Stress + Lack of Sleep is Affecting Mental Health | Sip2Sleep®

Stress + Lack of Sleep is Affecting Healthcare Workers’ Mental Health

Inarguably, one of the most stressful jobs is being a healthcare worker. We may have a better understanding of COVID now, but the stress—and, in turn, lack of sleep—that healthcare workers are facing hasn’t slowed down much since 2020. It is common for these workers to put the health and safety of others before their own, often to the point of self-neglect. With long hours and intensely stressful environments, it’s not just their sleep that they are risking. It’s also their own mental and physical health.
A recent article in The Conversation featured an occupational health researcher’s perspective on work, sleep, and health within the healthcare worker field. According to the author, Beth Daley,
My research has found that emotional labor—such as using fake smiles to hide true feelings—and work-family conflict—such as clashing demands between roles at work and at home—are both linked to depressive symptoms among health care workers. And poor sleep quality can amplify the effects of these stressors, resulting in worse mental health.
Healthcare work is often a combination of shift work and long hours. If you’re often awake during the night due to your schedule, being forced to sleep during the day can affect your biological clock. Your circadian rhythm “tells” you to sleep when it’s night and be awake during the day. When that isn’t possible, that can cause sleepiness which—regardless of how many hours you’ve slept—can affect performance.

Stressful Work Environments

Naturally, the environment a healthcare worker inhabits is going to be more stressful than most other spaces. There is potential exposure to diseases and chemicals. There is also time constraints and, particularly in ER rooms or during the peak of COVID, episodes of abuse and bullying by patients. Healthcare workers must learn how to manage their feelings during these times, but it often does not come easily. Many in the healthcare field have found they must oppress their emotions to be effective.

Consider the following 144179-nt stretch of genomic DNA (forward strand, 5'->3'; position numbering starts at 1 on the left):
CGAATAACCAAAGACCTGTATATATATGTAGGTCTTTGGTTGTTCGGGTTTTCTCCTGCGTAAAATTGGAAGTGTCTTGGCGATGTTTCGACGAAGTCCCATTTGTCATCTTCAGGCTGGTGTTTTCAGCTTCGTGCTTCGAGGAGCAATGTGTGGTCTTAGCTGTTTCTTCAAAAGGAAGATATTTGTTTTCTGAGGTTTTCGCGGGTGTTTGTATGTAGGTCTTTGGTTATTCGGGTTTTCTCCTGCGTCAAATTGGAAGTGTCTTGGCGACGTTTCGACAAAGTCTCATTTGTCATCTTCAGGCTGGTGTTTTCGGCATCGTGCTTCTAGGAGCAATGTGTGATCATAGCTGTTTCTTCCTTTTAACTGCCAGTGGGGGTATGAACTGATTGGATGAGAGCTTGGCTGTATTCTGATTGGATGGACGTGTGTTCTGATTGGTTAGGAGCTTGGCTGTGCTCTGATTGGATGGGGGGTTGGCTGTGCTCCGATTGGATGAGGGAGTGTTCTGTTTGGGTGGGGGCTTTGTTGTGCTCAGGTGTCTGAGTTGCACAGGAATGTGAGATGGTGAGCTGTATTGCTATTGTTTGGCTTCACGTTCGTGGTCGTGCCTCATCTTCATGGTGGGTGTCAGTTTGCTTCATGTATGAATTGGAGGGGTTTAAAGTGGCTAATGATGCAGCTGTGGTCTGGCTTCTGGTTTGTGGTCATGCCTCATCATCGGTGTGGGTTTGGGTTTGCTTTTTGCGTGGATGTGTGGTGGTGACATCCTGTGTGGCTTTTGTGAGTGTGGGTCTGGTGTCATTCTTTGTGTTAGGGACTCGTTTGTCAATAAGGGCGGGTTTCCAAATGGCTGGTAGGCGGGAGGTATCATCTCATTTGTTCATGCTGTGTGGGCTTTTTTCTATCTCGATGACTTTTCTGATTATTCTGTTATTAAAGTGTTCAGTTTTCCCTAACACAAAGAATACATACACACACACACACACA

Daley studied over 1,000 U.S. healthcare workers and found that over half masked their feelings “without addressing them.” This led to more emotional labor and, ultimately, higher rates of depression. A U.S. National Health Interview Survey (NHIS) found that 36 percent of healthcare workers slept an average of less than seven hours per day. Most adults require at least eight hours per night and do not need “just” seven hours until their elder years.

Sleep and Health

Sleep deprivation was more prevalent among healthcare workers according to Daley’s analysis. It affected 45 percent of those surveyed in the NHIS survey. However, her own team found an even higher rate with over 50 percent of healthcare workers self-reporting that they got seven or fewer hours of sleep per day. Around 33 percent also reported sleep disturbances. Plus, 25 percent reported depressive symptoms, which is three times higher than the general population.
This is, unfortunately, unsurprising since sleep is so important to mental health. “It is well known that stress can interfere with sleep quality,” says Daley. “Our study found that disturbed sleep intensified the effect of work stressors … these work stressors may both directly affect health workers’ mental health and indirectly affect mental health by harming sleep.”

Getting Better Sleep

Daley recommends “nondrug-based” solutions for better sleep including cognitive behavioral therapy, sleep hygiene education, and napping. Another possible solution is Sip2Sleep®, an all-organic drinkable concoction of tart cherry extract and Venetron® (both derived from plants). It may be the perfect addition to an improved bedtime routine that boasts anti-inflammatory and stress-reducing properties.
Currently, Daley’s team is testing how effective an afternoon-evening sleep schedule is for healthcare workers on the night shift. However, it’s important to bear in mind that a healthy work environment is also critical for better sleep. All work stressors contribute to poor sleep, so evidence-based programs that support these workers are also paramount. Daley hopes for workplaces to provide sleep hygiene education in the future. “Moreover, many sleep promotion programs need the workplace to get involved,” she says. Nap rooms, light exposure, and allowing workers to be involved in making some decisions are all a step in the right direction.
Until then, if stress is getting in the way of your quality sleep, consider a natural option like Sip2Sleep®. Order your bottle today.
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